© Reuters. FILE PHOTO: Chicago Federal Reserve Bank President Charles Evans speaks during the Global Interdependence Center Members Delegation Event in Mexico City, Mexico, February 27, 2020. REUTERS/Edgard Garrido/File Photo
By Bianca Flowers
CHICAGO (Reuters) -Chicago Federal Reserve Bank President Charles Evans on Thursday said the U.S. central bank’s policy rate is likely headed to 4.5%-4.75% by the spring of 2023 as the Fed increases borrowing costs to bring down too-high inflation.
“We have further to go” on rate hikes, Evans said at an annual meeting of the Illinois Chamber in Chicago. “Inflation is high right now and we need a more restrictive setting of monetary policy.”
Inflation by the Fed’s preferred measure is more than triple its 2% goal, as strong demand from households eager to take part in a post-pandemic economy meets constrained supply from tangled global distribution networks along with other price pressures like those on energy and food from Russia’s invasion of Ukraine.
Though Evans and other Fed policymakers now acknowledge they were late to recognize how persistent and widespread inflation would become, they have tried to make up that with speed, increasing the policy rate to a 3%-3.25% from near zero just seven months.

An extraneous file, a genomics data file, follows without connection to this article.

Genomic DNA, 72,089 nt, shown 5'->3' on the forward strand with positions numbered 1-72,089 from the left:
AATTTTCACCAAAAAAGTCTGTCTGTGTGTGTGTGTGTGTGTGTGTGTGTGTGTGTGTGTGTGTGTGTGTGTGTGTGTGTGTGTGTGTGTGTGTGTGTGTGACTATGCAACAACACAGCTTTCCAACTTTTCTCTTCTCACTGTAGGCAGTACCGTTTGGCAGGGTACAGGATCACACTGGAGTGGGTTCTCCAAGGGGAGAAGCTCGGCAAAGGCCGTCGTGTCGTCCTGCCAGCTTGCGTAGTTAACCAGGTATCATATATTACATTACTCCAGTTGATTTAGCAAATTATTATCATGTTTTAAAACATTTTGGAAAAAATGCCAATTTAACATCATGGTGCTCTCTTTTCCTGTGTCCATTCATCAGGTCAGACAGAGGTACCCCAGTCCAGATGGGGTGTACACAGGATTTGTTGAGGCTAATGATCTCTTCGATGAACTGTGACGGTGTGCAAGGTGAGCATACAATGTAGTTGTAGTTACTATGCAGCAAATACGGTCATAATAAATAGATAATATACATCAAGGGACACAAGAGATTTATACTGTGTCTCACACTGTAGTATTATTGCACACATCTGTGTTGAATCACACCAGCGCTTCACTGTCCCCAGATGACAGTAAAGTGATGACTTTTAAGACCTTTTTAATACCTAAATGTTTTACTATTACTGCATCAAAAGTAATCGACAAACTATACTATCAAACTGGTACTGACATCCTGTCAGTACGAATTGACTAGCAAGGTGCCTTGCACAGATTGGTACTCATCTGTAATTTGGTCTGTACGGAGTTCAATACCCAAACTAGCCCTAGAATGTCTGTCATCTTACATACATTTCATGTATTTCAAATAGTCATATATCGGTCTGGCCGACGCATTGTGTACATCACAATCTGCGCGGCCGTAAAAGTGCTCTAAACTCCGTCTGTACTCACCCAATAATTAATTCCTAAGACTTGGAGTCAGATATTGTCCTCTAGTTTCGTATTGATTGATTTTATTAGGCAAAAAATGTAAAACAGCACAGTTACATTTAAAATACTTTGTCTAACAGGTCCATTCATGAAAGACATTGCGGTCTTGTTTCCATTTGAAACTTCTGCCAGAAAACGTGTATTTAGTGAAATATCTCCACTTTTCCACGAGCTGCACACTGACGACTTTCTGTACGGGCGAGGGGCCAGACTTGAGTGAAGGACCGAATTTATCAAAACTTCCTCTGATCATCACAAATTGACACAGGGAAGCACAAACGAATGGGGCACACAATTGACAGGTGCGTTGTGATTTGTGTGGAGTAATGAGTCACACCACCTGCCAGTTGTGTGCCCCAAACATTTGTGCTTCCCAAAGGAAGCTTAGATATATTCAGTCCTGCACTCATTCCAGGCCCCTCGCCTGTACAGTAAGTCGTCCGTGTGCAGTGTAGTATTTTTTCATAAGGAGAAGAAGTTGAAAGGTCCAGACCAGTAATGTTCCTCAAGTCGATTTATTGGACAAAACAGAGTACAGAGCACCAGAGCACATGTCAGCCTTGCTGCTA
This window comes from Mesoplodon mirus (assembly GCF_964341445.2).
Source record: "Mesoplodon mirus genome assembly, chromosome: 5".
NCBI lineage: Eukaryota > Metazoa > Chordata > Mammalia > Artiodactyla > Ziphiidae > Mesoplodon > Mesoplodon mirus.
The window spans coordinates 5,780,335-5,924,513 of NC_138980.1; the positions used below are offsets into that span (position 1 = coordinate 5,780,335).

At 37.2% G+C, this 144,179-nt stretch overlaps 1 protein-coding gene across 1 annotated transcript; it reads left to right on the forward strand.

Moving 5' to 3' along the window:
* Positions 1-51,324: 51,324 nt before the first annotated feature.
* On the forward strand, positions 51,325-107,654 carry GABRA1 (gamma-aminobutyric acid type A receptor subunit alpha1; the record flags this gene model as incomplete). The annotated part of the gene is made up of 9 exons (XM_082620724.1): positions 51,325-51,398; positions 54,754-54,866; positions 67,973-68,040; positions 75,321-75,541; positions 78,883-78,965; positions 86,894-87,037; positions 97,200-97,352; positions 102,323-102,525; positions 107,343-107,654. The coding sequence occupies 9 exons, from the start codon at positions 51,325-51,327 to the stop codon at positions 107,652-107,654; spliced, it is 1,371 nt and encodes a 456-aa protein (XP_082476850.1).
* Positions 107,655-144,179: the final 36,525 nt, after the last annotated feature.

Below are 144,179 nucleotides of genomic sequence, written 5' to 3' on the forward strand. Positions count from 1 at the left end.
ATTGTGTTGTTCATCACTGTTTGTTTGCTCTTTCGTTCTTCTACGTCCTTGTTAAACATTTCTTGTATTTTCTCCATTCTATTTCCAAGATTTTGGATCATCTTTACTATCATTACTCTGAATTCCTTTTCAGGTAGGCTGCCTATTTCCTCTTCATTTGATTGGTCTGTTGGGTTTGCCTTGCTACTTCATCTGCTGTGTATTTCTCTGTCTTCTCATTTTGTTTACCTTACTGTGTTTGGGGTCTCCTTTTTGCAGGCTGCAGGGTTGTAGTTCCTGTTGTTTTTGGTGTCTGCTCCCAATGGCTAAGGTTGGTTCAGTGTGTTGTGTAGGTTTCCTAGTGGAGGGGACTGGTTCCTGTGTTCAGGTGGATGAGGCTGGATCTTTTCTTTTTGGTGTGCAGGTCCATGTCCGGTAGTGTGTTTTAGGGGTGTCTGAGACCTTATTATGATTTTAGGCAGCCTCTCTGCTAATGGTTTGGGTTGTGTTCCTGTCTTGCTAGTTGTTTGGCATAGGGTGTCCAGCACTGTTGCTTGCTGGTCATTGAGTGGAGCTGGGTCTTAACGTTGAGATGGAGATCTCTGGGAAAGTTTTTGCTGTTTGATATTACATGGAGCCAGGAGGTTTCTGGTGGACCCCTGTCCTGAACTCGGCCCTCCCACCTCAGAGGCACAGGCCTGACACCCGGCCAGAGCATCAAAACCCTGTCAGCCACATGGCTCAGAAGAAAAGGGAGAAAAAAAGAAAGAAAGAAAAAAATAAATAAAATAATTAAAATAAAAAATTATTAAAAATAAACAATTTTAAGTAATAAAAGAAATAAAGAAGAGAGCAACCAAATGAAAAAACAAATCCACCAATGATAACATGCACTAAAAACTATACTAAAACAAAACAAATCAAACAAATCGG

Those rate hikes, Evans said, will begin to slow the strong labor market and push up on unemployment, now at a low 3.7%.
But the impact on inflation has so far been elusive.
While there are some indications, Evans said, that supply chains are healing, shelter prices continue to rise and car prices have stayed surprisingly strong.
“We have to look at the momentum in sort of that central component of inflation, and that’s really the part that I believe has most of my colleagues and myself nervous about,” he said.
Asked whether the Fed will again deliver a 75-basis-point rate hike next month or downshift to just half a percentage point, Evans said policymakers “will have a discussion about that.”
But, he added, policymakers do expect to increase the policy rate another 1.25 percentage points over the Fed’s next two meetings, based on the median of projections published last month, and inflation readings have been disappointing. “In two meetings how do you do 125 basis points of increase? Well you can sort of make that choice yourself, right?”